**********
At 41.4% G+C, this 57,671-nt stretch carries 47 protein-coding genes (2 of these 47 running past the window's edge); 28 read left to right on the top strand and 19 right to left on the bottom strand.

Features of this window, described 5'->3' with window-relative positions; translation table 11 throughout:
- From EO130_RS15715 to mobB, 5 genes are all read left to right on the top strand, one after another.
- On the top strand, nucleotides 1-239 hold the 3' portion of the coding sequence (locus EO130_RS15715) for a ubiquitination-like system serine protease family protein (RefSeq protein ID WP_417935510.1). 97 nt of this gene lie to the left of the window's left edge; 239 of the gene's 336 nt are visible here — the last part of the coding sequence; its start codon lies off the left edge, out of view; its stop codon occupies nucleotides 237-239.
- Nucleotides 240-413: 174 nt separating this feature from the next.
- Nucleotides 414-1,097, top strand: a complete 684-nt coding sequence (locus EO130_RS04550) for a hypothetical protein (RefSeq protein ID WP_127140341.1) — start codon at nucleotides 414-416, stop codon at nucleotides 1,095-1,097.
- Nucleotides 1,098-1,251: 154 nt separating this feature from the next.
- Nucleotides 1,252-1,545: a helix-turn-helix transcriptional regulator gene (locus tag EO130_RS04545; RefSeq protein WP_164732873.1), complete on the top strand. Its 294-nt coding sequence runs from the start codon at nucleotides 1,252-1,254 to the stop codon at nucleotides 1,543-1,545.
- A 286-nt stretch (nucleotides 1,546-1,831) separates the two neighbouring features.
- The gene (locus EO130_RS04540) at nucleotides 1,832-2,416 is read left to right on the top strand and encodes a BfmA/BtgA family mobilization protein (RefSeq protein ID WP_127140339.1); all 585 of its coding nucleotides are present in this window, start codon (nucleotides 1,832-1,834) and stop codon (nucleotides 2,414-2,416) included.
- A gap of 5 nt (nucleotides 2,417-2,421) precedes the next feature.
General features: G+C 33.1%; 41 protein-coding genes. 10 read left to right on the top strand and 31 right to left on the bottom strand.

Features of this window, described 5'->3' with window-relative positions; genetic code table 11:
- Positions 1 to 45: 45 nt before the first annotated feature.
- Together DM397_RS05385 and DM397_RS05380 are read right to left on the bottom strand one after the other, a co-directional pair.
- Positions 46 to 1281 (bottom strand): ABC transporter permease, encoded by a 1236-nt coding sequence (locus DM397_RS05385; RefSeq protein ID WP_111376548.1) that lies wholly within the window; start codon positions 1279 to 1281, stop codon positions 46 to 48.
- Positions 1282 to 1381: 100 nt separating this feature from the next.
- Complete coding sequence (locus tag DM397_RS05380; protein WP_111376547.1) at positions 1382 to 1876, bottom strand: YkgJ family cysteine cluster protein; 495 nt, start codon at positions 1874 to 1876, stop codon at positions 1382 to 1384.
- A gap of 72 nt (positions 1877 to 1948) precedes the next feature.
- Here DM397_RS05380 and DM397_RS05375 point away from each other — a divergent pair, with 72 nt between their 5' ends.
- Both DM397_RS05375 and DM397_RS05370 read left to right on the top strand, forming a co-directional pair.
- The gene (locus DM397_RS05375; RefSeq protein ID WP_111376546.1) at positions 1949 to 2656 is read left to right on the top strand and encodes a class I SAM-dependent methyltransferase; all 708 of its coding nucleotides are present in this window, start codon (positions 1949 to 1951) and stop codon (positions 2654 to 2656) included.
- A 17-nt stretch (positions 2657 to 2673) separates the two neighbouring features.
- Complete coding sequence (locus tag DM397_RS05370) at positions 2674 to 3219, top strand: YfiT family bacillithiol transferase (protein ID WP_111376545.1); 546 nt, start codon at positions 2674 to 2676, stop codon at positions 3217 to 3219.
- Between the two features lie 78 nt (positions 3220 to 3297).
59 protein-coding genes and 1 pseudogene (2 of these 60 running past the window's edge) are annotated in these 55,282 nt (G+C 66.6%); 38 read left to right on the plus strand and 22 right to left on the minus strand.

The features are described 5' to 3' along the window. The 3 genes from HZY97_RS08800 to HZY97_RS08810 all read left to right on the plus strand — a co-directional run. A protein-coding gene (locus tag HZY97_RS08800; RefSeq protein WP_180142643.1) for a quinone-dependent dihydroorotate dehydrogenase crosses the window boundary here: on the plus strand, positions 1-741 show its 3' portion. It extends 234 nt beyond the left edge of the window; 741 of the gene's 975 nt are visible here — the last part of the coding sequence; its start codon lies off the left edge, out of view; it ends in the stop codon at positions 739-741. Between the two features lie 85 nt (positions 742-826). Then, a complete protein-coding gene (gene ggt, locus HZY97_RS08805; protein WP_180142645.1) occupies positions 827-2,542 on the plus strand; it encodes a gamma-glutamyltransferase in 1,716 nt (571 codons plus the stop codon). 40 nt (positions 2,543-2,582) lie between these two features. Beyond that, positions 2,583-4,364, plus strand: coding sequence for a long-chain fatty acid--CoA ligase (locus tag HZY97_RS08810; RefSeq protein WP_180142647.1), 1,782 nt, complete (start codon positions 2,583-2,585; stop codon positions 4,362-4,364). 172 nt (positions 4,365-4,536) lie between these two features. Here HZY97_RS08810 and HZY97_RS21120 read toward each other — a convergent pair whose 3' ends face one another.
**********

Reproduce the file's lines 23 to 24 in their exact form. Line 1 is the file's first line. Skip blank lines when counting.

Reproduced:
- A 17-nt stretch (positions 2657 to 2673) separates the two neighbouring features.
- Complete coding sequence (locus tag DM397_RS05370) at positions 2674 to 3219, top strand: YfiT family bacillithiol transferase (protein ID WP_111376545.1); 546 nt, start codon at positions 2674 to 2676, stop codon at positions 3217 to 3219.